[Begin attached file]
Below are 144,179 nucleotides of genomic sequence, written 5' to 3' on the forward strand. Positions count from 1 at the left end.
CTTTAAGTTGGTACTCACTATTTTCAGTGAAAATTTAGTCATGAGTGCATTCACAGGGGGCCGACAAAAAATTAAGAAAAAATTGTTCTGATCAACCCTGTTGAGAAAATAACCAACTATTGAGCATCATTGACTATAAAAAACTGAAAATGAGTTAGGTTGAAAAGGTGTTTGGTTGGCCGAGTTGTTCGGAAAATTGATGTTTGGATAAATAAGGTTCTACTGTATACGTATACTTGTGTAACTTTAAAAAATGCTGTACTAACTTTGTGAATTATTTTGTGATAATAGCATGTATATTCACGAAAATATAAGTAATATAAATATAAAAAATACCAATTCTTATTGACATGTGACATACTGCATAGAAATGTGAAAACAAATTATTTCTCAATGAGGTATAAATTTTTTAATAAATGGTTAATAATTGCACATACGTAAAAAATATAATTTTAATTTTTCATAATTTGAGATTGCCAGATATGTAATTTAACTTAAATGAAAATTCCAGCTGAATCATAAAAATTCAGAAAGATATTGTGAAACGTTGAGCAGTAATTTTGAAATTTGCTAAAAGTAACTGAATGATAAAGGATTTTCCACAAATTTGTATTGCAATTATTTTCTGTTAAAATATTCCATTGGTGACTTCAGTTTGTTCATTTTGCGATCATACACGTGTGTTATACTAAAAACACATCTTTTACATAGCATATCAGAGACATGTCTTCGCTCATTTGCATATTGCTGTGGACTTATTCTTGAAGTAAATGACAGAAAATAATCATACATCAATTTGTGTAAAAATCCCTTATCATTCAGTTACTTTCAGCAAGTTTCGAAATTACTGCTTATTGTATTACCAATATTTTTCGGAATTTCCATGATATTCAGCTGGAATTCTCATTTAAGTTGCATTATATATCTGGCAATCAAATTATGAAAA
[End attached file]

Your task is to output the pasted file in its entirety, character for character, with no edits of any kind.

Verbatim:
Below are 144,179 nucleotides of genomic sequence, written 5' to 3' on the forward strand. Positions count from 1 at the left end.
CTTTAAGTTGGTACTCACTATTTTCAGTGAAAATTTAGTCATGAGTGCATTCACAGGGGGCCGACAAAAAATTAAGAAAAAATTGTTCTGATCAACCCTGTTGAGAAAATAACCAACTATTGAGCATCATTGACTATAAAAAACTGAAAATGAGTTAGGTTGAAAAGGTGTTTGGTTGGCCGAGTTGTTCGGAAAATTGATGTTTGGATAAATAAGGTTCTACTGTATACGTATACTTGTGTAACTTTAAAAAATGCTGTACTAACTTTGTGAATTATTTTGTGATAATAGCATGTATATTCACGAAAATATAAGTAATATAAATATAAAAAATACCAATTCTTATTGACATGTGACATACTGCATAGAAATGTGAAAACAAATTATTTCTCAATGAGGTATAAATTTTTTAATAAATGGTTAATAATTGCACATACGTAAAAAATATAATTTTAATTTTTCATAATTTGAGATTGCCAGATATGTAATTTAACTTAAATGAAAATTCCAGCTGAATCATAAAAATTCAGAAAGATATTGTGAAACGTTGAGCAGTAATTTTGAAATTTGCTAAAAGTAACTGAATGATAAAGGATTTTCCACAAATTTGTATTGCAATTATTTTCTGTTAAAATATTCCATTGGTGACTTCAGTTTGTTCATTTTGCGATCATACACGTGTGTTATACTAAAAACACATCTTTTACATAGCATATCAGAGACATGTCTTCGCTCATTTGCATATTGCTGTGGACTTATTCTTGAAGTAAATGACAGAAAATAATCATACATCAATTTGTGTAAAAATCCCTTATCATTCAGTTACTTTCAGCAAGTTTCGAAATTACTGCTTATTGTATTACCAATATTTTTCGGAATTTCCATGATATTCAGCTGGAATTCTCATTTAAGTTGCATTATATATCTGGCAATCAAATTATGAAAA